For the last four years I’ve been a part of a research team exploring extensions to the C# language. The effort focussed on adding features that improved the reliability, performance and overall correctness of the language. Like any good research project we had some features that were incredibly successful, some which were so-so and others that … well … they failed spectacularly!
The project was amazing to work on but like all good things eventually it must come to an end. Research is great fun but a part of me always missed being a part of a shipping product: engaging with customers, the joys (and horrors) of shipping code, etc …
As such I recently decided to accept a position back on C# Language team. Besides normal language work a part of my job will be trying to integrate some of the goodness that came out of our research back into the language.
I do want to emphasize trying above. Certainly not all of our work, or even most of it, will make it into the shipping language. There were plenty of successful features specific to our projects that just don’t make sense in the general context of C#. Even the features I hope to bring back will inevitably need to change a bit to be ship ready.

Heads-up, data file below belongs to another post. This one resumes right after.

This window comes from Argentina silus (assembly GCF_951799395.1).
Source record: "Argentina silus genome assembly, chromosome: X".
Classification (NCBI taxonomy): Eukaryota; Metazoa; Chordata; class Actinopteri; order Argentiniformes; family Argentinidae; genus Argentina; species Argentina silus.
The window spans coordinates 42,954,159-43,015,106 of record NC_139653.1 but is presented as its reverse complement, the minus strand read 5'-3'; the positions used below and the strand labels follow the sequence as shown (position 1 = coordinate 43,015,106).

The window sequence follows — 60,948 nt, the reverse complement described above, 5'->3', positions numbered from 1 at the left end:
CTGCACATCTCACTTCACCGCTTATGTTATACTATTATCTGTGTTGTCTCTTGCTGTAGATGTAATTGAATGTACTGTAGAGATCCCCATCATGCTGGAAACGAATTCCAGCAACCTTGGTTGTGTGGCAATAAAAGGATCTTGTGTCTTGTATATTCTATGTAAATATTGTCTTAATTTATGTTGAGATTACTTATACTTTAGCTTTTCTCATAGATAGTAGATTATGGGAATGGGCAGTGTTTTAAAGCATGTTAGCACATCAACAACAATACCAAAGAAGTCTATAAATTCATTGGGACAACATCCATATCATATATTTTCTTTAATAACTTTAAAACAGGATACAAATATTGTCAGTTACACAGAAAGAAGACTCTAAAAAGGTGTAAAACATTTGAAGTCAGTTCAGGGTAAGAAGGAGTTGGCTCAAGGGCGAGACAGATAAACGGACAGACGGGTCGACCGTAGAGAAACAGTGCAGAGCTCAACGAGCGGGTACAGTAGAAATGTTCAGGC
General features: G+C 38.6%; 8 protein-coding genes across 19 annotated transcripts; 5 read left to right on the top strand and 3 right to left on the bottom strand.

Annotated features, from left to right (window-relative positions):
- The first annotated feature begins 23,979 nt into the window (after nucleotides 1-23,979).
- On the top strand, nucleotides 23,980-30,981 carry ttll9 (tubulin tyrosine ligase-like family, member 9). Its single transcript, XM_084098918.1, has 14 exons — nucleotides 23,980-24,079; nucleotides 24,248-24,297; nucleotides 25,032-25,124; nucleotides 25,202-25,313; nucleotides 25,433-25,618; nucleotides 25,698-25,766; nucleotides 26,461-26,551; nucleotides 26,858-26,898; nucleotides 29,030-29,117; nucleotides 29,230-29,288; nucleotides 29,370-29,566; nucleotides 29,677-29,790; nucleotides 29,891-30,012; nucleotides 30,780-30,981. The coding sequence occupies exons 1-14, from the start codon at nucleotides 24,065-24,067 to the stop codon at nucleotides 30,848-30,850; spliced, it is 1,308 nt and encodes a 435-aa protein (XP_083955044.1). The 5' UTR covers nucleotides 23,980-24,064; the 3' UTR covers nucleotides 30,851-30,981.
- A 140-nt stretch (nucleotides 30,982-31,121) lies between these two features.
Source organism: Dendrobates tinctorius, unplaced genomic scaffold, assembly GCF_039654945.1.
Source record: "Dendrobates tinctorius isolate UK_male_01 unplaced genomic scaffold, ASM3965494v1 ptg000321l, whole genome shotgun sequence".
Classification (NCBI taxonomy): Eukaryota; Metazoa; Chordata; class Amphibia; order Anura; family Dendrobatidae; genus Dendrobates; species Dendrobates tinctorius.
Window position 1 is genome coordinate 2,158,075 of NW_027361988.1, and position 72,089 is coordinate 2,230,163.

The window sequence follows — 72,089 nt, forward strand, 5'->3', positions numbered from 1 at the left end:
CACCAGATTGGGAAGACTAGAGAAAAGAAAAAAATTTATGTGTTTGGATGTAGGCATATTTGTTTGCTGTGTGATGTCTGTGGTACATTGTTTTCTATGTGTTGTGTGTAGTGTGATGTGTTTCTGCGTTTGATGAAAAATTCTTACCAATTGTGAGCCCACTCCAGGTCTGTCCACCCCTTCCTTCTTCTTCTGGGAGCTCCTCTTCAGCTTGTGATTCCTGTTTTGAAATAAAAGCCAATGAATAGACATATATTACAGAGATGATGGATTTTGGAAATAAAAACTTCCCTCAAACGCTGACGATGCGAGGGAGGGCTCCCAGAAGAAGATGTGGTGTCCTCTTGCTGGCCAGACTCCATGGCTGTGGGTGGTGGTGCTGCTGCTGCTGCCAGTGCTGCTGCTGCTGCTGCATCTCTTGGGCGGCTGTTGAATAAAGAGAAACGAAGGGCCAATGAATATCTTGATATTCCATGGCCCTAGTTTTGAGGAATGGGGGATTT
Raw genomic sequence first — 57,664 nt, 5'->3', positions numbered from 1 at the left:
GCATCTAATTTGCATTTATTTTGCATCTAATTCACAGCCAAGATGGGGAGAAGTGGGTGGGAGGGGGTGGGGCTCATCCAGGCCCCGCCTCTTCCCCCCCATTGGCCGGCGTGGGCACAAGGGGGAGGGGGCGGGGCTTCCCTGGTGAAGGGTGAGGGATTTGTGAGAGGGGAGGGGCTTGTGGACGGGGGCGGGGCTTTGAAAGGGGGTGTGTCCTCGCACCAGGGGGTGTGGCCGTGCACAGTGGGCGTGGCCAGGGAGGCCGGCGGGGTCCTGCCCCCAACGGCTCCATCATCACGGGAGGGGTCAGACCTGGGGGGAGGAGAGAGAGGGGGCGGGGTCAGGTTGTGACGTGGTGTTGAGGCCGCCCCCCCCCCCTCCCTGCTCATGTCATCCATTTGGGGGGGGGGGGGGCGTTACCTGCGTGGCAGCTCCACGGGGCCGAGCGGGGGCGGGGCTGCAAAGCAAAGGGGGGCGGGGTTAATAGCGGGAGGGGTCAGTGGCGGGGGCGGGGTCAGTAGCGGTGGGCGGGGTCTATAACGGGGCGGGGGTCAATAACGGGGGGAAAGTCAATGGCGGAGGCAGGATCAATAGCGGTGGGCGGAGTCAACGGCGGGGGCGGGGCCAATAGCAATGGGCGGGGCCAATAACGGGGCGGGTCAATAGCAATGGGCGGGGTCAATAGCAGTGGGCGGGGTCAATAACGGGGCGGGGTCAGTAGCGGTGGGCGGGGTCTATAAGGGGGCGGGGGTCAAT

For the moment though I’m heads down with the rest of the team trying to get Roslyn and Visual Studio 2015 out the door. In the near future the design for C# 7.0 will begin and I will begin working on prototyping these features.
That does raise the question though: what were we working on in research?
With the exception of the OOPSLA paper I’ve been mostly silent since I joined the research team. The need to be quiet about your work is the big downside to research (especially for chatty people like me). But now the research is concluded and I’ll be able to once again blog about my work including most of what I did over the last four years.
Even though I’m incredibly excited to be rejoining the Managed Languages team I will sorely miss my old team. My language team was a part of a larger operating system research effort that had shared goals around reliability, performance and correct by construction. The overall team had a level of rigour, drive and dedication to quality that I’ve never experienced before (but desparately hope to experience again). I will definitely miss the work and the people involved in it.